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Oklahoma City Public Schools will spend $1 million to put carbon monoxide detectors in every building, classroom

Oklahoma City Public Schools will spend $1 million to equip every building and classroom in the district with carbon monoxide detectors, officials said Friday.
by Tim Willert Modified: April 19, 2014 at 10:00 am •  Published: April 19, 2014
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Oklahoma City Public Schools will spend $1 million to equip every building and classroom in the district with carbon monoxide detectors, officials said Friday.

In November, a gas leak sent three Lee Elementary students and three staff members to local hospitals after people began complaining of dizziness, nausea and stinging eyes. All were treated and released.

Oklahoma Natural Gas and Oklahoma City Fire Department officials confirmed the presence of carbon monoxide.

The school in southwest Oklahoma City was evacuated and closed for a day so workers could replace a newly installed rooftop heating unit responsible for the leak.

In the days after the leak, officials outlined plans to put detectors in each of the district’s 2,500 classrooms.

“The incident at Lee Elementary served as a great example of how important installing these detectors is in improving the safety in our schools,” said Rod McKinley, chief of human resources. “This is an added layer of protection for our students and staff.”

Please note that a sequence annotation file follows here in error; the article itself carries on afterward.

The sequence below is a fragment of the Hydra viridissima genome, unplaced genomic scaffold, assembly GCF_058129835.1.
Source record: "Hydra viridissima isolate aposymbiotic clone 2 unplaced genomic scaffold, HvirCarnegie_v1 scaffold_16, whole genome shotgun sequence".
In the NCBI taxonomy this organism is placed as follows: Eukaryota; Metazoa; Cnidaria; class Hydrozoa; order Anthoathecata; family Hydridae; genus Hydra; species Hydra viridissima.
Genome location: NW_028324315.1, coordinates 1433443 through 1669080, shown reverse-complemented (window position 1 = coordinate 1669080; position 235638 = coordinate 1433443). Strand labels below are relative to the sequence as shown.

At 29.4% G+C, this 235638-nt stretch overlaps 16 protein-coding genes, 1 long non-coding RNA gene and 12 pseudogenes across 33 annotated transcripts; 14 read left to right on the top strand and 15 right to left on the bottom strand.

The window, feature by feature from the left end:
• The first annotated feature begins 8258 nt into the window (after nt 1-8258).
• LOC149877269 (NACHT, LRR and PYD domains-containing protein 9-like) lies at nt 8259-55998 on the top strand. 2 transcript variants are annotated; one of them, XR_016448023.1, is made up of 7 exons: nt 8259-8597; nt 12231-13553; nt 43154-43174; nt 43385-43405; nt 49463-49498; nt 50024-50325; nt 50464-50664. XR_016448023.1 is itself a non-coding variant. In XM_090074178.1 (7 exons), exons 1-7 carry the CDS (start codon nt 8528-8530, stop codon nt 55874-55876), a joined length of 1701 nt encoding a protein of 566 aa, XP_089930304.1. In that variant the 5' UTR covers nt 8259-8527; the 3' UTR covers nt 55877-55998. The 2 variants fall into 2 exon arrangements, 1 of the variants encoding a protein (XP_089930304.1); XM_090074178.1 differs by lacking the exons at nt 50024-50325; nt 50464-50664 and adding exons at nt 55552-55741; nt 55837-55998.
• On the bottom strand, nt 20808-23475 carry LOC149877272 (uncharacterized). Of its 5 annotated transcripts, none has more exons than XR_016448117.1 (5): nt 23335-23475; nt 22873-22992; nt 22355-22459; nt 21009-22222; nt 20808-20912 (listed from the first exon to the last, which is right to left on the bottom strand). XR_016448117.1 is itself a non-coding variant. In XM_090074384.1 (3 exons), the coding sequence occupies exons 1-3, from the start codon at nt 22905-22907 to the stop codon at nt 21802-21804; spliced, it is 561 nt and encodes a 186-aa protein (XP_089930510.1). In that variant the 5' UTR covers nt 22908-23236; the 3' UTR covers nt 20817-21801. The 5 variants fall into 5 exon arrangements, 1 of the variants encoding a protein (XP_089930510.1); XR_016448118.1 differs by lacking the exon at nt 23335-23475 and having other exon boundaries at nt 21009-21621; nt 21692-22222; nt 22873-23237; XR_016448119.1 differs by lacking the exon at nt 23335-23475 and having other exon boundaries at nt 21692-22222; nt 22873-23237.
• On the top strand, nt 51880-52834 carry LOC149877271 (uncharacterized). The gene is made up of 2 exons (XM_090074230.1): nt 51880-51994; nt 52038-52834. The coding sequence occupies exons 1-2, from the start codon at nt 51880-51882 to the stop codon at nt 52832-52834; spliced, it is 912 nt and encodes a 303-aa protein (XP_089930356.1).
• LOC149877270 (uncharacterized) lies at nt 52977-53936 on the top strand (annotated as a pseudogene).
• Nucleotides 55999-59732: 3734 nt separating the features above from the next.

“There will be a detector anywhere we have combustion gas, including rooftop units and boiler rooms,” spokeswoman Tierney Tinnin said. “We have about 3,000 rooftop units.”

The district, Tinnin said, has selected Johnson Controls and Siemens to install more than 6,000 detectors. The device will signal maintenance and turn the unit off.

No timeline was given for the project’s completion, she said.

State law does not require the safeguards in schools.

by Tim Willert
Education Reporter
Tim Willert is a native Californian with Oklahoma ties who covers education. Prior to moving to Oklahoma in June 2011, he was as an editor for FOXSports.com in Century City, Calif., and reported on courts for the Los Angeles Daily Journal and...
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